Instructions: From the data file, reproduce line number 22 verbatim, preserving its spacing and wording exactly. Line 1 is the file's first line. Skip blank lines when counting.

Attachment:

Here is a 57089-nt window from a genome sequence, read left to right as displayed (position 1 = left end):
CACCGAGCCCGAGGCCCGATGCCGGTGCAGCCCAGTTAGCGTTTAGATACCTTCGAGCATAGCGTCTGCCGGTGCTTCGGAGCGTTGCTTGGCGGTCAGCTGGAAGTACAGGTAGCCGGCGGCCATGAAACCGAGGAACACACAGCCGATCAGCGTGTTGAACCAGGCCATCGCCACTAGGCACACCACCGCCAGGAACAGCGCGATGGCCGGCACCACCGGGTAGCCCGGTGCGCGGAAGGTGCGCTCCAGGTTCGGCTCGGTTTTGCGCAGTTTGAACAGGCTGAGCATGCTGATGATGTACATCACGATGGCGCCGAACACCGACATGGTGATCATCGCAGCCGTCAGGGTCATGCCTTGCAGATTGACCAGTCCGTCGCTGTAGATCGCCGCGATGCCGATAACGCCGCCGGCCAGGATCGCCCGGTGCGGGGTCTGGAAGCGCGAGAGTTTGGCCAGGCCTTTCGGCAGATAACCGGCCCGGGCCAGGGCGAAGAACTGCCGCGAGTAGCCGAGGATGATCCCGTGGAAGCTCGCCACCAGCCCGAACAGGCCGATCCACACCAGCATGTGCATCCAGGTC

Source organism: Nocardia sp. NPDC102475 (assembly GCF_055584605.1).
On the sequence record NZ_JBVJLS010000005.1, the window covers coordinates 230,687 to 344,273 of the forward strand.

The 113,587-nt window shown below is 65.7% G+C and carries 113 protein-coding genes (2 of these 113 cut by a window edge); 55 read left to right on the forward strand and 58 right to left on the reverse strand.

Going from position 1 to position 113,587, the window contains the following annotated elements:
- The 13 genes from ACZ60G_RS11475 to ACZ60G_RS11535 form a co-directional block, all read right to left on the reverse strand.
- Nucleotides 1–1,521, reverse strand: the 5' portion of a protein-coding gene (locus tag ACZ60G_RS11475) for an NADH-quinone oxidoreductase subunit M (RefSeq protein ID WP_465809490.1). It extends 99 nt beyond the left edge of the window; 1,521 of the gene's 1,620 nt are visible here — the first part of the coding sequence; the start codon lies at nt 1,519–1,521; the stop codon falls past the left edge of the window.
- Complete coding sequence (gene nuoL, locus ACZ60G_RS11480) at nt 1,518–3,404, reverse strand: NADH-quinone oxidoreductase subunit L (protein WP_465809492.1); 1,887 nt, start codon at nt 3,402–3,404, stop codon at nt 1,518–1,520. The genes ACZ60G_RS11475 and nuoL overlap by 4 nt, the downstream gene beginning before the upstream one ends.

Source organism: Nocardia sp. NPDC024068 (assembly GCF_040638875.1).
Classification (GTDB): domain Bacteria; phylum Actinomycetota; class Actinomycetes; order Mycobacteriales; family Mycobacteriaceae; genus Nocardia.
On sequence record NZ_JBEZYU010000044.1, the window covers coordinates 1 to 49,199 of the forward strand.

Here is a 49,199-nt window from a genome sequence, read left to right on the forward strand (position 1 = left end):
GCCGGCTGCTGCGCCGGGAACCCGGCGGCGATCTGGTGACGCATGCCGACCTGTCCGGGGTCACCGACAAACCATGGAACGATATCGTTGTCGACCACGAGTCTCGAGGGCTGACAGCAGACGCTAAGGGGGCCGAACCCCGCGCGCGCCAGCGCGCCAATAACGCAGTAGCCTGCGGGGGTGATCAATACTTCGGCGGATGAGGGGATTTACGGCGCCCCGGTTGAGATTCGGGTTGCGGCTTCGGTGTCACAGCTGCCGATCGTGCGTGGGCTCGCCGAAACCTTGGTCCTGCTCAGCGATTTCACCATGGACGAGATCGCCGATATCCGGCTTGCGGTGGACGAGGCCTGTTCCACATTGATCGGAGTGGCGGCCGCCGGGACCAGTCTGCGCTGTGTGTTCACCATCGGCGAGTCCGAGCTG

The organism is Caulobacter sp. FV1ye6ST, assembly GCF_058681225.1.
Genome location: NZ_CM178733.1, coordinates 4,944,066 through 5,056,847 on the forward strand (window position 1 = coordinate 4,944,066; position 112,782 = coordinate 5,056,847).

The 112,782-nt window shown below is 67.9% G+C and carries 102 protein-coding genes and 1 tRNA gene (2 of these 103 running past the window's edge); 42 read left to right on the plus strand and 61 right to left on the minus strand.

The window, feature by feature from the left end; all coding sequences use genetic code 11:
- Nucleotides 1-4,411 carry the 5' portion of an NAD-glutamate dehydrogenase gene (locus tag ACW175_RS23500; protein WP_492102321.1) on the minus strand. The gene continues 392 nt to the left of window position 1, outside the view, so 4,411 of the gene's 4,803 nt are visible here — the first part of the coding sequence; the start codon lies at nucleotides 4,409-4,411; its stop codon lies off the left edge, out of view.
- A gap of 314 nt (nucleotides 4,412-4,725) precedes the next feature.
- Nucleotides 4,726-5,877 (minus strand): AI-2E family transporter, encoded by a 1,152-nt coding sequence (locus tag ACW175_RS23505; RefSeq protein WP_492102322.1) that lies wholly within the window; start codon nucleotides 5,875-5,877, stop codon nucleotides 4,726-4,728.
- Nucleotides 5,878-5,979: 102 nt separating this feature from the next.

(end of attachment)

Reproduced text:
- Nucleotides 5,878-5,979: 102 nt separating this feature from the next.